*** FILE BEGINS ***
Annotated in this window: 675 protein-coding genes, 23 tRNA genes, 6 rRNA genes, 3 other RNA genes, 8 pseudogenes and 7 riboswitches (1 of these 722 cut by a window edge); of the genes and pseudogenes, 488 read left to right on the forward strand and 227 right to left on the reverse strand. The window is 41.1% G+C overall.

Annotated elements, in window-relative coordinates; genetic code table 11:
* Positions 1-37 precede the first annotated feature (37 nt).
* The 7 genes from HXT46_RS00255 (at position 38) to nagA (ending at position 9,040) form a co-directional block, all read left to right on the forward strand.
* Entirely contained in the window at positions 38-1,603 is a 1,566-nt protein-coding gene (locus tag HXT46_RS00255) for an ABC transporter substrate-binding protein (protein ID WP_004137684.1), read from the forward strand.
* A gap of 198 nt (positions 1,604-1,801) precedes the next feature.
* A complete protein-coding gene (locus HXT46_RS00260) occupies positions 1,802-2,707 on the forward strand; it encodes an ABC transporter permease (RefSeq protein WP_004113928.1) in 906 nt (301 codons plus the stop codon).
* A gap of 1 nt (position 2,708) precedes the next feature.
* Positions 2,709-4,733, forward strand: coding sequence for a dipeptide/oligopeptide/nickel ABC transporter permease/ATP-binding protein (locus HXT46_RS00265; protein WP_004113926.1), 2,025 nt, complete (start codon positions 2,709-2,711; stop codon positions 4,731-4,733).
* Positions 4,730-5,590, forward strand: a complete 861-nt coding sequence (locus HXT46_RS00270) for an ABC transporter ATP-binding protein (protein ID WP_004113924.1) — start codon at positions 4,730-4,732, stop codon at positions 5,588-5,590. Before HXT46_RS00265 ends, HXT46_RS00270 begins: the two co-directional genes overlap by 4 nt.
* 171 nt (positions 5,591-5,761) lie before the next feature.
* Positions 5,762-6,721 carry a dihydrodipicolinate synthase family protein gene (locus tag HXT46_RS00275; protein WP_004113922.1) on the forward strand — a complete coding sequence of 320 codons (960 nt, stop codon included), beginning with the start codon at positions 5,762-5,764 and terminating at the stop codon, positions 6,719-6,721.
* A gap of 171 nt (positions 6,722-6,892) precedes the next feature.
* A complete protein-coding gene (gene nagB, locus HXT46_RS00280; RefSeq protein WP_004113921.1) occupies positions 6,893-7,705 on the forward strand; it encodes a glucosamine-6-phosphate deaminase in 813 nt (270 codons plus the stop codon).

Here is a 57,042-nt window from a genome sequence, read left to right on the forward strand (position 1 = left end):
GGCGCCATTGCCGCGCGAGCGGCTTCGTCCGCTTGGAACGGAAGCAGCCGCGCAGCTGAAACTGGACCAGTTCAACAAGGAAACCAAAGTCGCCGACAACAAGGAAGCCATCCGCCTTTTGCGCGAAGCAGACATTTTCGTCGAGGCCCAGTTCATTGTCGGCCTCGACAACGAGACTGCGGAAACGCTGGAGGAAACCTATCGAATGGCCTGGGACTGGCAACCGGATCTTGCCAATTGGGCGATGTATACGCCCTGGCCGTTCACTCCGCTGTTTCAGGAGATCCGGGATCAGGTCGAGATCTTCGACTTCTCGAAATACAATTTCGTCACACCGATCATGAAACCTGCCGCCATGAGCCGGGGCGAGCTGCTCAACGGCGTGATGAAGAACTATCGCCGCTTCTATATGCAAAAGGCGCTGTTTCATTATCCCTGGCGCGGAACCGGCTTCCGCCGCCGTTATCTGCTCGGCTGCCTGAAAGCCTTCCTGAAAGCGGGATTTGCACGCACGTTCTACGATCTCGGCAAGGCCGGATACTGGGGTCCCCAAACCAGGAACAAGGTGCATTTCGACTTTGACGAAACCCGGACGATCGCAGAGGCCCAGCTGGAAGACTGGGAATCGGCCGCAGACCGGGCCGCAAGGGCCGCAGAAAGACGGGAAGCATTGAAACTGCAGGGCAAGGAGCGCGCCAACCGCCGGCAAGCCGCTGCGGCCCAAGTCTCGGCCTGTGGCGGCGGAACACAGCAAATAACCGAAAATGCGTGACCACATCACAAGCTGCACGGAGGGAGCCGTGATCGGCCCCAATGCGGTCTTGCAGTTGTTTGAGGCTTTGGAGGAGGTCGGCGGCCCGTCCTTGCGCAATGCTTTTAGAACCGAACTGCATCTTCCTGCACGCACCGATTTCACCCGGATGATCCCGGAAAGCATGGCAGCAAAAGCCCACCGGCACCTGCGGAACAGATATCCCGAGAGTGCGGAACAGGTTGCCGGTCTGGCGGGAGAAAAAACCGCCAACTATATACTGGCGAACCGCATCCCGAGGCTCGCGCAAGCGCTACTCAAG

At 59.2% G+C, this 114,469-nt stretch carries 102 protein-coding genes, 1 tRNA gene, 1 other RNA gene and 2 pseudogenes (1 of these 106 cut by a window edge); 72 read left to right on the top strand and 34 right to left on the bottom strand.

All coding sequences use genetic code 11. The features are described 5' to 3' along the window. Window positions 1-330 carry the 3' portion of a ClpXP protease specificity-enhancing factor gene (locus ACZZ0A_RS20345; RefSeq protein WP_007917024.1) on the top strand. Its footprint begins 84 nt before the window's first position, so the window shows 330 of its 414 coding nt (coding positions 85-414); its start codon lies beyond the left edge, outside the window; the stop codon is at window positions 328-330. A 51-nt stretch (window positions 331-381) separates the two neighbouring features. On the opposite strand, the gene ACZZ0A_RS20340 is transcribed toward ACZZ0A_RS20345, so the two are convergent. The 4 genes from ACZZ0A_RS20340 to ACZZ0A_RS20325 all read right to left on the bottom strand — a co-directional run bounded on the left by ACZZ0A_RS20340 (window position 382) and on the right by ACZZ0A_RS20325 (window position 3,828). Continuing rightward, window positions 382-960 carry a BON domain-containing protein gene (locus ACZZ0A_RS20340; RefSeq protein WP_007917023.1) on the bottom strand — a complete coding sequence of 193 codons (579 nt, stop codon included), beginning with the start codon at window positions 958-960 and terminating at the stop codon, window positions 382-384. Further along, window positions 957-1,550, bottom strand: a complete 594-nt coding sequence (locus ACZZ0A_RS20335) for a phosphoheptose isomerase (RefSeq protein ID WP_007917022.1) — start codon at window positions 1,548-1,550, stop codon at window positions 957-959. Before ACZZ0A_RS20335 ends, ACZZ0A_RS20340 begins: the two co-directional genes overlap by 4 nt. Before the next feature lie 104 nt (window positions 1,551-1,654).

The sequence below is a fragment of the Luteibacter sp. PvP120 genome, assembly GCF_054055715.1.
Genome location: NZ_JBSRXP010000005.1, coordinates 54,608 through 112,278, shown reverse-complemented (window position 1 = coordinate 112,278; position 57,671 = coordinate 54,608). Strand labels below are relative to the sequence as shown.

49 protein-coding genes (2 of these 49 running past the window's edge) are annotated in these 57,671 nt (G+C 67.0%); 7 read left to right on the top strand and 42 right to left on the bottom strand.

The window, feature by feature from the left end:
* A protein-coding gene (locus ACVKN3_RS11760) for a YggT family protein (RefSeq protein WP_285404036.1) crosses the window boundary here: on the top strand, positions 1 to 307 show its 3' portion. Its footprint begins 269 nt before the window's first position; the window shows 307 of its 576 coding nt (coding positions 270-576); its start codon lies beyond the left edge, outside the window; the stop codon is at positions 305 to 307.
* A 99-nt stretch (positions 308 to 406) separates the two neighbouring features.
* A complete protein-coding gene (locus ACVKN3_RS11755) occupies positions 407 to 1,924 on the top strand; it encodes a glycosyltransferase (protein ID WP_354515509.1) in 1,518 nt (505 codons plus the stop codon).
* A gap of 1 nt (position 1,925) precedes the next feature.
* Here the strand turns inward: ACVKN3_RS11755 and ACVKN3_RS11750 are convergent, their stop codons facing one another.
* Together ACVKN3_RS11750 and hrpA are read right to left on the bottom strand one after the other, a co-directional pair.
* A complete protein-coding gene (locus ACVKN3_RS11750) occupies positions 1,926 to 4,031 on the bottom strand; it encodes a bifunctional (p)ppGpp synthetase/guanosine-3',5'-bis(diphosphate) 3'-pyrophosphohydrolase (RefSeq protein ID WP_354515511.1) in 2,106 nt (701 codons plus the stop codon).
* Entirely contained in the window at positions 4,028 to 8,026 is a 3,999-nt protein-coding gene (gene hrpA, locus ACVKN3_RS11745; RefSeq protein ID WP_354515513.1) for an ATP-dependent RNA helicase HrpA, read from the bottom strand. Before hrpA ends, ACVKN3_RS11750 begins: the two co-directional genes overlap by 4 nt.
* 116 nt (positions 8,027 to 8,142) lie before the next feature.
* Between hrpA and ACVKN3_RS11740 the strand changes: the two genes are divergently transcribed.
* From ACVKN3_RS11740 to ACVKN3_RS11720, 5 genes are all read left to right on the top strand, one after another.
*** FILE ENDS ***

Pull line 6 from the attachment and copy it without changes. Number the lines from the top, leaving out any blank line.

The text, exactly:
* A gap of 198 nt (positions 1,604-1,801) precedes the next feature.